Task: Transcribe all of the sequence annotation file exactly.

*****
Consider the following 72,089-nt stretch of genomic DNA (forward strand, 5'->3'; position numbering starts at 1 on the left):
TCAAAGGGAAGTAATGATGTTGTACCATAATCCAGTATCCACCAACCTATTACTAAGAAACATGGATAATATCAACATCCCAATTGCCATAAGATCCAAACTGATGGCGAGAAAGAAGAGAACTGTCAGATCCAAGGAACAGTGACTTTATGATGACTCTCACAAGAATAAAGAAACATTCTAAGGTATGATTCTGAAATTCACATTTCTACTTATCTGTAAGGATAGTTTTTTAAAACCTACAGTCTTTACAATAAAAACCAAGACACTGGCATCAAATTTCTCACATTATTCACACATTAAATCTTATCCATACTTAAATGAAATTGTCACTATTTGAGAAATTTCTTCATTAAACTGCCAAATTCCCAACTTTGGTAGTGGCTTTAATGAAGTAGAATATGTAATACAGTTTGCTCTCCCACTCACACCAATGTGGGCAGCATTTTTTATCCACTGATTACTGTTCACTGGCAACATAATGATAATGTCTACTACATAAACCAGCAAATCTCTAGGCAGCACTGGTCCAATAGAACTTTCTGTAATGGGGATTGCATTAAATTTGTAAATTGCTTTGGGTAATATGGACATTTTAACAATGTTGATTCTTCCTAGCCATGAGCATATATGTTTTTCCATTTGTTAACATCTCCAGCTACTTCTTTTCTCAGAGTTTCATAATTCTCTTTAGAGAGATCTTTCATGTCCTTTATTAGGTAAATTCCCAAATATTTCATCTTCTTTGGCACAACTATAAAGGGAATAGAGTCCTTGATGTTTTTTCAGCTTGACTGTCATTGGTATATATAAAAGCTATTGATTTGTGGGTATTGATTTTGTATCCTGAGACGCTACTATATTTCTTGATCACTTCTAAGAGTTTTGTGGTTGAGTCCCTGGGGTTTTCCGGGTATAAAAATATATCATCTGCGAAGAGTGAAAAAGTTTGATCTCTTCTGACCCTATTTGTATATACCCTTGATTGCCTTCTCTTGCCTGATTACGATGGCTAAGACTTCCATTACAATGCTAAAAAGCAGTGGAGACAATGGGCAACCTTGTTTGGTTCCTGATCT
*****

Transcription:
Consider the following 72,089-nt stretch of genomic DNA (forward strand, 5'->3'; position numbering starts at 1 on the left):
TCAAAGGGAAGTAATGATGTTGTACCATAATCCAGTATCCACCAACCTATTACTAAGAAACATGGATAATATCAACATCCCAATTGCCATAAGATCCAAACTGATGGCGAGAAAGAAGAGAACTGTCAGATCCAAGGAACAGTGACTTTATGATGACTCTCACAAGAATAAAGAAACATTCTAAGGTATGATTCTGAAATTCACATTTCTACTTATCTGTAAGGATAGTTTTTTAAAACCTACAGTCTTTACAATAAAAACCAAGACACTGGCATCAAATTTCTCACATTATTCACACATTAAATCTTATCCATACTTAAATGAAATTGTCACTATTTGAGAAATTTCTTCATTAAACTGCCAAATTCCCAACTTTGGTAGTGGCTTTAATGAAGTAGAATATGTAATACAGTTTGCTCTCCCACTCACACCAATGTGGGCAGCATTTTTTATCCACTGATTACTGTTCACTGGCAACATAATGATAATGTCTACTACATAAACCAGCAAATCTCTAGGCAGCACTGGTCCAATAGAACTTTCTGTAATGGGGATTGCATTAAATTTGTAAATTGCTTTGGGTAATATGGACATTTTAACAATGTTGATTCTTCCTAGCCATGAGCATATATGTTTTTCCATTTGTTAACATCTCCAGCTACTTCTTTTCTCAGAGTTTCATAATTCTCTTTAGAGAGATCTTTCATGTCCTTTATTAGGTAAATTCCCAAATATTTCATCTTCTTTGGCACAACTATAAAGGGAATAGAGTCCTTGATGTTTTTTCAGCTTGACTGTCATTGGTATATATAAAAGCTATTGATTTGTGGGTATTGATTTTGTATCCTGAGACGCTACTATATTTCTTGATCACTTCTAAGAGTTTTGTGGTTGAGTCCCTGGGGTTTTCCGGGTATAAAAATATATCATCTGCGAAGAGTGAAAAAGTTTGATCTCTTCTGACCCTATTTGTATATACCCTTGATTGCCTTCTCTTGCCTGATTACGATGGCTAAGACTTCCATTACAATGCTAAAAAGCAGTGGAGACAATGGGCAACCTTGTTTGGTTCCTGATCT